1897 – 1966
Florence Grunsfeld Heller, who became a social worker, volunteer leader in Chicago, and benefactor of Brandeis University, was born in Albuquerque, New Mexico, on March 2, 1897, the daughter of Ivan and Hannah (Nusbaum) Grunsfeld and the granddaughter of Albert and Heldegarde (David) Grunsfeld. Her parents and grandparents were German immigrants who came to the United States in 1873, settling in the territory of New Mexico. Her father was a wholesale merchant. Her initial years of schooling in Albuquerque were followed by years at Bradford Academy in Boston, Massachusetts, and the Faulkner School for Girls in Chicago, Illinois. In Chicago, at age sixteen or seventeen, Florence Grunsfeld lived with her maternal uncle, Julius Rosenwald—the founder of Sears Roebuck and Company—and his wife. Florence Heller’s son Peter credits the Rosenwalds with instilling in her a strong devotion and sense of obligation to society.
According to a family legend, Florence met her future husband, Walter E. Heller, at a formal dance when he was wearing a purple tuxedo. Walter Heller was chair of the board of Walter E. Heller and Company, a firm in the financial industry. They were married in Chicago on February 22, 1917, just before Florence turned twenty. They had three sons: John Andrew, Peter Eugene, and Paul Walter. Their marriage ended in divorce in 1953.
Heller’s primary activities as a philanthropist and organizational leader were in Chicago. As a volunteer in the 1920s, she served individuals in need of relief at the United Jewish Charities in Chicago. Not long afterward, she became involved with settlement work, serving new immigrants to the United States through the Jewish Peoples Institute. From 1923 to 1941, she served as president of its women’s auxiliary.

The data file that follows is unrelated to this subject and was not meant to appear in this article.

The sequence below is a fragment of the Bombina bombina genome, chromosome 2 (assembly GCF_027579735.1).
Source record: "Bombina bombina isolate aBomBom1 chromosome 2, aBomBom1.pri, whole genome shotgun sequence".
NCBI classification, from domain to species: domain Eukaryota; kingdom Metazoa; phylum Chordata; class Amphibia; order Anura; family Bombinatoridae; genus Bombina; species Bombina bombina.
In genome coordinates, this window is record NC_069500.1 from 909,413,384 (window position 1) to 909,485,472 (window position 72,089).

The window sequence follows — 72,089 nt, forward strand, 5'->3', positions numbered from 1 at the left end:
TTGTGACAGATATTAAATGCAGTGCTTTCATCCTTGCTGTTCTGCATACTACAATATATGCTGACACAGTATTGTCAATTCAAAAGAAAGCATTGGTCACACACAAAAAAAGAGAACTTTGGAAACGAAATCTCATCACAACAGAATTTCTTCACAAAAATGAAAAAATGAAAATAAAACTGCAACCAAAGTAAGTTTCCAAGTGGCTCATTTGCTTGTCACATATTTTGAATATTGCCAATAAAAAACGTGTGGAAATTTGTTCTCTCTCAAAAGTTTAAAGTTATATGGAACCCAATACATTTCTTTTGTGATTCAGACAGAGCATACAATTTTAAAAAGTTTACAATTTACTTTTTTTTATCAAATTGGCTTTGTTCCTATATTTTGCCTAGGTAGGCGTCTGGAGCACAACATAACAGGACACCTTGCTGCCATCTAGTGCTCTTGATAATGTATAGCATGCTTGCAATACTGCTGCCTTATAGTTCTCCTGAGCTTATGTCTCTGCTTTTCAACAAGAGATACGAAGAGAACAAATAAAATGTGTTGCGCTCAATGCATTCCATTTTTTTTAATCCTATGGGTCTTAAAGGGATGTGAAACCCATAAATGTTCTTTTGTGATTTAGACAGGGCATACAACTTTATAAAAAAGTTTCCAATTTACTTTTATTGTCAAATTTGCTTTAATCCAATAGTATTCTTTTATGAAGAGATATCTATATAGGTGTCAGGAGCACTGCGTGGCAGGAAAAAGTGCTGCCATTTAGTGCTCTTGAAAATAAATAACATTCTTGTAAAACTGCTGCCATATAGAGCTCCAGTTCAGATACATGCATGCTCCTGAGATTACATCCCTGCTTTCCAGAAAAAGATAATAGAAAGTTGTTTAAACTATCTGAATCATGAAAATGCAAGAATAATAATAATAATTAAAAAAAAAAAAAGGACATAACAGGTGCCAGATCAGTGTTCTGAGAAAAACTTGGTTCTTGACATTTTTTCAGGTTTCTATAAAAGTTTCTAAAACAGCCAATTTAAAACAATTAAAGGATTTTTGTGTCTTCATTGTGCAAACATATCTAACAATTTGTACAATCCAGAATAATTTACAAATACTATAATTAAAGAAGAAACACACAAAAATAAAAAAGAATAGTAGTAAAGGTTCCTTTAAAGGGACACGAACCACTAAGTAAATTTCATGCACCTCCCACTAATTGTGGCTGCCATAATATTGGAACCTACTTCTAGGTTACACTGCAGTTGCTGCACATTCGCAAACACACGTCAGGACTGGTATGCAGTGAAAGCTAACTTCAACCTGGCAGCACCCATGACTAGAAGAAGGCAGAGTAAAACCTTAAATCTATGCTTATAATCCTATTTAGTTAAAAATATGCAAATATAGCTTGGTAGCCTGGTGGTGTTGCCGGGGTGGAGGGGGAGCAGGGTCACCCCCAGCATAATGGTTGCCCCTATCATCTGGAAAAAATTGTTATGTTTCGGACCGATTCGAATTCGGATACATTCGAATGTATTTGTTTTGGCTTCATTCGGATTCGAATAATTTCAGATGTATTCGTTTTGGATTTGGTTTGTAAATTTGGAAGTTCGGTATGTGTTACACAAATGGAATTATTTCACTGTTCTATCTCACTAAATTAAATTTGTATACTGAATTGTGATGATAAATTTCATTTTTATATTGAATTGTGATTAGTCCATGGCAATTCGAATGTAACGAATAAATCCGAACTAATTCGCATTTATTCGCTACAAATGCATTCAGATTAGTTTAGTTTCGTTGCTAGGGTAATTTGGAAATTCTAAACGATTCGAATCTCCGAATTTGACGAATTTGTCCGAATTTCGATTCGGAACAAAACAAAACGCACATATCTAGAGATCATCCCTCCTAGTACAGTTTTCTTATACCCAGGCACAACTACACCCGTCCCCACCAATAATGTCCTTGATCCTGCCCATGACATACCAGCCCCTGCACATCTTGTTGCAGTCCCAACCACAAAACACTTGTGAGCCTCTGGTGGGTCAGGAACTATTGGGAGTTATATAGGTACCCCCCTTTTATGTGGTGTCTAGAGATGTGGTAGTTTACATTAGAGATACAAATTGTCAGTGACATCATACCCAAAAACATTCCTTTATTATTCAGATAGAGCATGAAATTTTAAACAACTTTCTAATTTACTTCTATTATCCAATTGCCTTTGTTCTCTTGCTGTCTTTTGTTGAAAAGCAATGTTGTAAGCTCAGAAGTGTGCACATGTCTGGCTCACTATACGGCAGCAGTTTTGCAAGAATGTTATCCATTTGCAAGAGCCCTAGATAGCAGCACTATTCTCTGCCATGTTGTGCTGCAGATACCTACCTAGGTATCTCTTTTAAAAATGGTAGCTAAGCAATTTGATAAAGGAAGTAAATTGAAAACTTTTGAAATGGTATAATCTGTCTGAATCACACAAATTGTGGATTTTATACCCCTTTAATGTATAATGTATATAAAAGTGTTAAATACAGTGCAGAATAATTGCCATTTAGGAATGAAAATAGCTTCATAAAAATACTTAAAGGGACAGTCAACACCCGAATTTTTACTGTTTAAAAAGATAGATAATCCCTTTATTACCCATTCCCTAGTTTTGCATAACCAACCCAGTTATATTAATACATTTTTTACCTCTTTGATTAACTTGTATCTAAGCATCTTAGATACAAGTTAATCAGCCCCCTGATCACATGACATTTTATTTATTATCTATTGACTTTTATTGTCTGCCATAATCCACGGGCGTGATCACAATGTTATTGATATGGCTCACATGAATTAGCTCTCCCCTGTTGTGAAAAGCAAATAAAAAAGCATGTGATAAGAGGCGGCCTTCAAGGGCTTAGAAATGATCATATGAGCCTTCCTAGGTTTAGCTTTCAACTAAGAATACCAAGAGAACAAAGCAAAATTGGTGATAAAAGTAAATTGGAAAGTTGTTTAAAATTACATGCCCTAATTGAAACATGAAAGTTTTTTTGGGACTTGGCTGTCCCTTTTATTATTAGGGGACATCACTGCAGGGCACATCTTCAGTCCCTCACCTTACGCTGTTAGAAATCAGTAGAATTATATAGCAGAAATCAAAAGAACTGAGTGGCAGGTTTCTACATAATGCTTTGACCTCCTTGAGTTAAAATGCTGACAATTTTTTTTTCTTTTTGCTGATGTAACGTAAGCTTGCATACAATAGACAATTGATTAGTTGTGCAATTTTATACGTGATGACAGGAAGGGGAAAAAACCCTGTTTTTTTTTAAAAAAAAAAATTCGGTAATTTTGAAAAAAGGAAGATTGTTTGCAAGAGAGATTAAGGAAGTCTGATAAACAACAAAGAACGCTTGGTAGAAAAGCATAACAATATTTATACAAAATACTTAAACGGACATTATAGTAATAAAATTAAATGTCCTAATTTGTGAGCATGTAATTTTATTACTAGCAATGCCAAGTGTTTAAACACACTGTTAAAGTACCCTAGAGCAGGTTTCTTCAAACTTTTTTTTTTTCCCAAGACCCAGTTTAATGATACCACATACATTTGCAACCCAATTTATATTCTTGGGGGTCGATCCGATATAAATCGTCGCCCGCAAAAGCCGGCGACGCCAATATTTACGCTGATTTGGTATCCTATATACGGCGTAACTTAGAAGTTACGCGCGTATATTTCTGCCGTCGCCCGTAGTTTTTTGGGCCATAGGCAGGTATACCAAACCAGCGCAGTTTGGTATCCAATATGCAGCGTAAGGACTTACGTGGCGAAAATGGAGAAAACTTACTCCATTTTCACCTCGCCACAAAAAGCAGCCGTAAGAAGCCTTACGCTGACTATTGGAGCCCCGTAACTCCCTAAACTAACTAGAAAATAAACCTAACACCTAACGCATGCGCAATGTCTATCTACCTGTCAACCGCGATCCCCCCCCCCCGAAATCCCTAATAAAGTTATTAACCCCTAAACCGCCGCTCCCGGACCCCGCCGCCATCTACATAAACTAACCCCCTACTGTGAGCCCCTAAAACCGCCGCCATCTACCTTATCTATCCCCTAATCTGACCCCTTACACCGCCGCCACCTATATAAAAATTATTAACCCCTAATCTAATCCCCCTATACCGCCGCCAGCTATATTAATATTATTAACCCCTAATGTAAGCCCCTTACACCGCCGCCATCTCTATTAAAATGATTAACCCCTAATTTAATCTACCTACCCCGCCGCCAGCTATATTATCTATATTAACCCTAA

During World War II, her activities extended beyond the Jewish community, leading her to work with the United Service Organizations (USO) in helping to provide ancillary services to American servicemen both in the United States and overseas. As chair of the management committee of the Central USO Club of Greater Chicago, she led one of the most active branches of that organization.
The National Cyclopaedia of American Biography links Heller’s “intense interest in social welfare work” with her involvement with the national Jewish Welfare Board (JWB). From 1948 to 1964, she was vice president; from 1964 to 1966, she was the president. She represented the JWB to the United Nations Conference Group of Non-Governmental Organizations. Her New York Times obituary recognizes her as the first female president of a general national Jewish organization.
The JWB offered a forum for Heller’s growing interest in the training of aspiring social workers. She helped to establish a research center for the JWB in conjunction with Brandeis University and served as a trustee there. In 1959, she concretized her commitment to the training of social workers in the gift of a million-dollar endowment to found the Florence Heller Graduate School for Advanced Studies in Social Welfare at Brandeis. She also served as a trustee of Brandeis University.
In Chicago, her philanthropic inclinations also found a home in an endowment for the Florence Heller Isotope Laboratory and the Florence G. Heller Blood Bank at the Louis A. Weiss Memorial Hospital. She was also a member of Chicago Women’s Aid, Mother’s Aid to Chicago Lying-In Hospital, Infant Welfare of Chicago, the Art Institute of Chicago, and the Field Museum of Natural History.
She contributed to the international Jewish community through her membership on the board of the World Federation of Young Men’s Hebrew Associations and Jewish Community Centers. As an early supporter of the Jerusalem YM-YWHA, she attended the groundbreaking ceremonies there in 1964. She served as treasurer and board member of Sinai Temple in Chicago.
Florence Heller died in Chicago, on January 5, 1966.
AJYB 68 (1967): 528; Heller, Peter E. Correspondence with the author, September 26, 1995; National Cyclopaedia of American Biography (1969); NYTimes, January 6, 1966, 27:4; July 10, 1976, 26; July 11, 1976, 45; and July 12, 1976, B2; WWIAJ (1928, 1938); WWIA 5.